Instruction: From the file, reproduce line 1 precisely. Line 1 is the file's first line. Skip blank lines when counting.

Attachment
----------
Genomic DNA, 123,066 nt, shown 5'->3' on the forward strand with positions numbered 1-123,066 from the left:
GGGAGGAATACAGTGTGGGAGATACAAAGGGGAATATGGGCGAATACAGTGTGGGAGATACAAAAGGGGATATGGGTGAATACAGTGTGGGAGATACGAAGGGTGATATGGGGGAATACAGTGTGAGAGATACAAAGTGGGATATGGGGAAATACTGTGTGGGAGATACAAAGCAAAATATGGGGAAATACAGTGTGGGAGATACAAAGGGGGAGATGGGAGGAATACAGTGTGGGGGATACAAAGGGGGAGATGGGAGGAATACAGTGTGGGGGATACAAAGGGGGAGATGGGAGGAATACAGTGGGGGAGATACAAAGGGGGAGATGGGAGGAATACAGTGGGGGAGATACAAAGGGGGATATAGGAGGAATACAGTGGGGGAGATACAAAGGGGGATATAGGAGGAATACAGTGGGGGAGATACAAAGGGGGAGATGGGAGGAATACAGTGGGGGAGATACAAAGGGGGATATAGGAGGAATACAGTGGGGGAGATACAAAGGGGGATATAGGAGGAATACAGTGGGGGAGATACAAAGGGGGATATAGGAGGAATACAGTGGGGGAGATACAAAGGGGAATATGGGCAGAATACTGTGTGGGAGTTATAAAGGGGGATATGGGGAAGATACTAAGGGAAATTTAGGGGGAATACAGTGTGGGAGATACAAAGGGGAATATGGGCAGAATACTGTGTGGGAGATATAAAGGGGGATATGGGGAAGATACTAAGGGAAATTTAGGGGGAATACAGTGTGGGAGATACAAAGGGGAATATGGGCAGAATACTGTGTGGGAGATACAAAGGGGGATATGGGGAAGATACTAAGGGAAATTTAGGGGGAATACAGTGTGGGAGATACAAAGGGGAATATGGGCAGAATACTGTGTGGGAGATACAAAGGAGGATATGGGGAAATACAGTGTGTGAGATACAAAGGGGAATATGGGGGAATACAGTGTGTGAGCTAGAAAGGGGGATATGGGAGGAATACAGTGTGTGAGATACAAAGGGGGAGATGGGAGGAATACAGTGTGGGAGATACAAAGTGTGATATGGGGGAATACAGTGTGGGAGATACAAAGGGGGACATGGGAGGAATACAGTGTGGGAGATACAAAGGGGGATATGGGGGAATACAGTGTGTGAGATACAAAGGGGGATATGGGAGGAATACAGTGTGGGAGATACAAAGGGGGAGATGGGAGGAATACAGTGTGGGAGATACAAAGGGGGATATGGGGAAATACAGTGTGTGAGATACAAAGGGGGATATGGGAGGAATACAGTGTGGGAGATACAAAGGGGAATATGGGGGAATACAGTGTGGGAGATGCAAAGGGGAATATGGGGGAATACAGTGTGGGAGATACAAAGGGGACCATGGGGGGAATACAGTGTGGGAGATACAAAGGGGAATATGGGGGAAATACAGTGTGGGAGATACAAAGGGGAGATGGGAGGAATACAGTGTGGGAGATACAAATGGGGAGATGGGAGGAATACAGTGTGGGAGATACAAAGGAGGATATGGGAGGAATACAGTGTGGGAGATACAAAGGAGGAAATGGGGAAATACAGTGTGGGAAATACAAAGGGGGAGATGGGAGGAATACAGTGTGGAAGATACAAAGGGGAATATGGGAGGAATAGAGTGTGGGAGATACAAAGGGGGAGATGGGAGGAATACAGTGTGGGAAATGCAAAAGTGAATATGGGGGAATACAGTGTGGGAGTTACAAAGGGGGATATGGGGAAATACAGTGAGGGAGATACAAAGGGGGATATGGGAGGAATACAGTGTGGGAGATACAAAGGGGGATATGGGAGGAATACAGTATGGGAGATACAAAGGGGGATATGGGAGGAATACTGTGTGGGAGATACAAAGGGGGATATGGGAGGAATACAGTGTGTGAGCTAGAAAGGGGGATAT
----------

Genomic DNA, 123,066 nt, shown 5'->3' on the forward strand with positions numbered 1-123,066 from the left: